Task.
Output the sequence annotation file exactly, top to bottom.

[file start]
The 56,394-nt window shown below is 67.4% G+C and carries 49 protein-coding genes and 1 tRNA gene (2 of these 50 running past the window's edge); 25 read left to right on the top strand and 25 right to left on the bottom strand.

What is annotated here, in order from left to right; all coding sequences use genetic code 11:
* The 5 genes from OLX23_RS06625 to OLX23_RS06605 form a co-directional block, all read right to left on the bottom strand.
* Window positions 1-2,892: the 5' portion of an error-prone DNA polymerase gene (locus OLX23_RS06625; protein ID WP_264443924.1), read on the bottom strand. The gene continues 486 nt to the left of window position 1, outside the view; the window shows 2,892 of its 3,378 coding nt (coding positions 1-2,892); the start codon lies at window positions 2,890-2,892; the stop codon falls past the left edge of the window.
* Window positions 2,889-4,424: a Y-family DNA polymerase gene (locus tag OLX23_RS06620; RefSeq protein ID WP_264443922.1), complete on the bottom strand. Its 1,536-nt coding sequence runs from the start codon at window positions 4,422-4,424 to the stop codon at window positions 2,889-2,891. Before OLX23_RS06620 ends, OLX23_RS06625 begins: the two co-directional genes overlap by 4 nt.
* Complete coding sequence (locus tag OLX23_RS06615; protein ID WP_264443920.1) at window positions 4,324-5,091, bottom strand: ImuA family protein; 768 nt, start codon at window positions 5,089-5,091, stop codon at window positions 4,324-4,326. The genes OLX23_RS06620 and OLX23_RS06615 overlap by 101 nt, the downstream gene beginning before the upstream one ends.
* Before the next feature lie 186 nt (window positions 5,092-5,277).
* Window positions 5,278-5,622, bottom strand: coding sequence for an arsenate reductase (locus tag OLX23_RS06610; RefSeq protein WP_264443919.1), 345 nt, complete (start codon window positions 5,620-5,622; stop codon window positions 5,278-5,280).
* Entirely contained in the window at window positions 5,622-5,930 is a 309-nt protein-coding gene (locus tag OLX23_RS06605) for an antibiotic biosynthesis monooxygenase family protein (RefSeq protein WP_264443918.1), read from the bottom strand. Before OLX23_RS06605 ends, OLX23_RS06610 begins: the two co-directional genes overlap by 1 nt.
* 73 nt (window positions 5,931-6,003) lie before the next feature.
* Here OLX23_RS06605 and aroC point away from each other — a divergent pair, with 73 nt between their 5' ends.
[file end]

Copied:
The 56,394-nt window shown below is 67.4% G+C and carries 49 protein-coding genes and 1 tRNA gene (2 of these 50 running past the window's edge); 25 read left to right on the top strand and 25 right to left on the bottom strand.

What is annotated here, in order from left to right; all coding sequences use genetic code 11:
* The 5 genes from OLX23_RS06625 to OLX23_RS06605 form a co-directional block, all read right to left on the bottom strand.
* Window positions 1-2,892: the 5' portion of an error-prone DNA polymerase gene (locus OLX23_RS06625; protein ID WP_264443924.1), read on the bottom strand. The gene continues 486 nt to the left of window position 1, outside the view; the window shows 2,892 of its 3,378 coding nt (coding positions 1-2,892); the start codon lies at window positions 2,890-2,892; the stop codon falls past the left edge of the window.
* Window positions 2,889-4,424: a Y-family DNA polymerase gene (locus tag OLX23_RS06620; RefSeq protein ID WP_264443922.1), complete on the bottom strand. Its 1,536-nt coding sequence runs from the start codon at window positions 4,422-4,424 to the stop codon at window positions 2,889-2,891. Before OLX23_RS06620 ends, OLX23_RS06625 begins: the two co-directional genes overlap by 4 nt.
* Complete coding sequence (locus tag OLX23_RS06615; protein ID WP_264443920.1) at window positions 4,324-5,091, bottom strand: ImuA family protein; 768 nt, start codon at window positions 5,089-5,091, stop codon at window positions 4,324-4,326. The genes OLX23_RS06620 and OLX23_RS06615 overlap by 101 nt, the downstream gene beginning before the upstream one ends.
* Before the next feature lie 186 nt (window positions 5,092-5,277).
* Window positions 5,278-5,622, bottom strand: coding sequence for an arsenate reductase (locus tag OLX23_RS06610; RefSeq protein WP_264443919.1), 345 nt, complete (start codon window positions 5,620-5,622; stop codon window positions 5,278-5,280).
* Entirely contained in the window at window positions 5,622-5,930 is a 309-nt protein-coding gene (locus tag OLX23_RS06605) for an antibiotic biosynthesis monooxygenase family protein (RefSeq protein WP_264443918.1), read from the bottom strand. Before OLX23_RS06605 ends, OLX23_RS06610 begins: the two co-directional genes overlap by 1 nt.
* 73 nt (window positions 5,931-6,003) lie before the next feature.
* Here OLX23_RS06605 and aroC point away from each other — a divergent pair, with 73 nt between their 5' ends.